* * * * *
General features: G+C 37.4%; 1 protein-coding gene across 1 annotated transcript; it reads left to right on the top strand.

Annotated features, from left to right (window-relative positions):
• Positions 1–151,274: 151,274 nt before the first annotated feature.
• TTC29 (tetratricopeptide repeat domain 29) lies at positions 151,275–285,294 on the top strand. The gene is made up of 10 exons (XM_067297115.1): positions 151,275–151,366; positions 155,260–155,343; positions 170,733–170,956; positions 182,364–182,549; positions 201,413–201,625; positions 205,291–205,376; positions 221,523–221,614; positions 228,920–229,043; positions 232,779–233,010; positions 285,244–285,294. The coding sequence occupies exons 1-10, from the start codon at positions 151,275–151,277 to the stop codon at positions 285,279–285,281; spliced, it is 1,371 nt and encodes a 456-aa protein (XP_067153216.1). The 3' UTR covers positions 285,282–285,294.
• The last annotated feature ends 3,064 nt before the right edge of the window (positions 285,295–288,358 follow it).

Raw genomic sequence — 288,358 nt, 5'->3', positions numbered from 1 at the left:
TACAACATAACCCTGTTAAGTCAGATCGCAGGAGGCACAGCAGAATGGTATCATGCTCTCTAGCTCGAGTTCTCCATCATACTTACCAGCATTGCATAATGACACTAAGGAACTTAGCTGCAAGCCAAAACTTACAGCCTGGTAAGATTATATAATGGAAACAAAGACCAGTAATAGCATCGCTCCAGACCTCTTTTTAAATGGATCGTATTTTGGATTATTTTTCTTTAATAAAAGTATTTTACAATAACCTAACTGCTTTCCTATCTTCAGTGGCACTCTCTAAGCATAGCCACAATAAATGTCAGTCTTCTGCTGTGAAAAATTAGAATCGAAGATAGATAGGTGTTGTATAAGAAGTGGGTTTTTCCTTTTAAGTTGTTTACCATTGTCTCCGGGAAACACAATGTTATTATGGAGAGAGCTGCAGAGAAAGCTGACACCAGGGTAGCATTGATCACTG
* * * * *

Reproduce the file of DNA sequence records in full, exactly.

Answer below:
General features: G+C 37.4%; 1 protein-coding gene across 1 annotated transcript; it reads left to right on the top strand.

Annotated features, from left to right (window-relative positions):
• Positions 1–151,274: 151,274 nt before the first annotated feature.
• TTC29 (tetratricopeptide repeat domain 29) lies at positions 151,275–285,294 on the top strand. The gene is made up of 10 exons (XM_067297115.1): positions 151,275–151,366; positions 155,260–155,343; positions 170,733–170,956; positions 182,364–182,549; positions 201,413–201,625; positions 205,291–205,376; positions 221,523–221,614; positions 228,920–229,043; positions 232,779–233,010; positions 285,244–285,294. The coding sequence occupies exons 1-10, from the start codon at positions 151,275–151,277 to the stop codon at positions 285,279–285,281; spliced, it is 1,371 nt and encodes a 456-aa protein (XP_067153216.1). The 3' UTR covers positions 285,282–285,294.
• The last annotated feature ends 3,064 nt before the right edge of the window (positions 285,295–288,358 follow it).

Raw genomic sequence — 288,358 nt, 5'->3', positions numbered from 1 at the left:
TACAACATAACCCTGTTAAGTCAGATCGCAGGAGGCACAGCAGAATGGTATCATGCTCTCTAGCTCGAGTTCTCCATCATACTTACCAGCATTGCATAATGACACTAAGGAACTTAGCTGCAAGCCAAAACTTACAGCCTGGTAAGATTATATAATGGAAACAAAGACCAGTAATAGCATCGCTCCAGACCTCTTTTTAAATGGATCGTATTTTGGATTATTTTTCTTTAATAAAAGTATTTTACAATAACCTAACTGCTTTCCTATCTTCAGTGGCACTCTCTAAGCATAGCCACAATAAATGTCAGTCTTCTGCTGTGAAAAATTAGAATCGAAGATAGATAGGTGTTGTATAAGAAGTGGGTTTTTCCTTTTAAGTTGTTTACCATTGTCTCCGGGAAACACAATGTTATTATGGAGAGAGCTGCAGAGAAAGCTGACACCAGGGTAGCATTGATCACTG